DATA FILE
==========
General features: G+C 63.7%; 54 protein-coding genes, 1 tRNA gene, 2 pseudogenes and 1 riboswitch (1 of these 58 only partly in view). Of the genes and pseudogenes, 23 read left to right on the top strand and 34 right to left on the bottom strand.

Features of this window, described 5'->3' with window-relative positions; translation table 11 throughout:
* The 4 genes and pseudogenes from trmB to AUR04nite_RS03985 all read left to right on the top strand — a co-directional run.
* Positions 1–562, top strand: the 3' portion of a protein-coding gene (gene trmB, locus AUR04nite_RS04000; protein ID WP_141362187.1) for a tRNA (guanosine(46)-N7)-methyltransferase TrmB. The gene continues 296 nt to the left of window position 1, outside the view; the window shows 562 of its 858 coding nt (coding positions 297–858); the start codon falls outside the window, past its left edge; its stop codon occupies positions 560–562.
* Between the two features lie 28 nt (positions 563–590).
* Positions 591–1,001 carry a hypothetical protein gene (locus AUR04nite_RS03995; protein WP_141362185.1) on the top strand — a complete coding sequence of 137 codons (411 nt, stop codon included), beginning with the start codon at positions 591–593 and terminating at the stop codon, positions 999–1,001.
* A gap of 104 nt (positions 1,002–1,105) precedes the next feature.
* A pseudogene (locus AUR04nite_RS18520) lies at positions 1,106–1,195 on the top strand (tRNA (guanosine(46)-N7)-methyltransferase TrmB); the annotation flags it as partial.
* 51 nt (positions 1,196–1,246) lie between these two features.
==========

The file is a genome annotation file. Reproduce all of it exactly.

General features: G+C 63.7%; 54 protein-coding genes, 1 tRNA gene, 2 pseudogenes and 1 riboswitch (1 of these 58 only partly in view). Of the genes and pseudogenes, 23 read left to right on the top strand and 34 right to left on the bottom strand.

Features of this window, described 5'->3' with window-relative positions; translation table 11 throughout:
* The 4 genes and pseudogenes from trmB to AUR04nite_RS03985 all read left to right on the top strand — a co-directional run.
* Positions 1–562, top strand: the 3' portion of a protein-coding gene (gene trmB, locus AUR04nite_RS04000; protein ID WP_141362187.1) for a tRNA (guanosine(46)-N7)-methyltransferase TrmB. The gene continues 296 nt to the left of window position 1, outside the view; the window shows 562 of its 858 coding nt (coding positions 297–858); the start codon falls outside the window, past its left edge; its stop codon occupies positions 560–562.
* Between the two features lie 28 nt (positions 563–590).
* Positions 591–1,001 carry a hypothetical protein gene (locus AUR04nite_RS03995; protein WP_141362185.1) on the top strand — a complete coding sequence of 137 codons (411 nt, stop codon included), beginning with the start codon at positions 591–593 and terminating at the stop codon, positions 999–1,001.
* A gap of 104 nt (positions 1,002–1,105) precedes the next feature.
* A pseudogene (locus AUR04nite_RS18520) lies at positions 1,106–1,195 on the top strand (tRNA (guanosine(46)-N7)-methyltransferase TrmB); the annotation flags it as partial.
* 51 nt (positions 1,196–1,246) lie between these two features.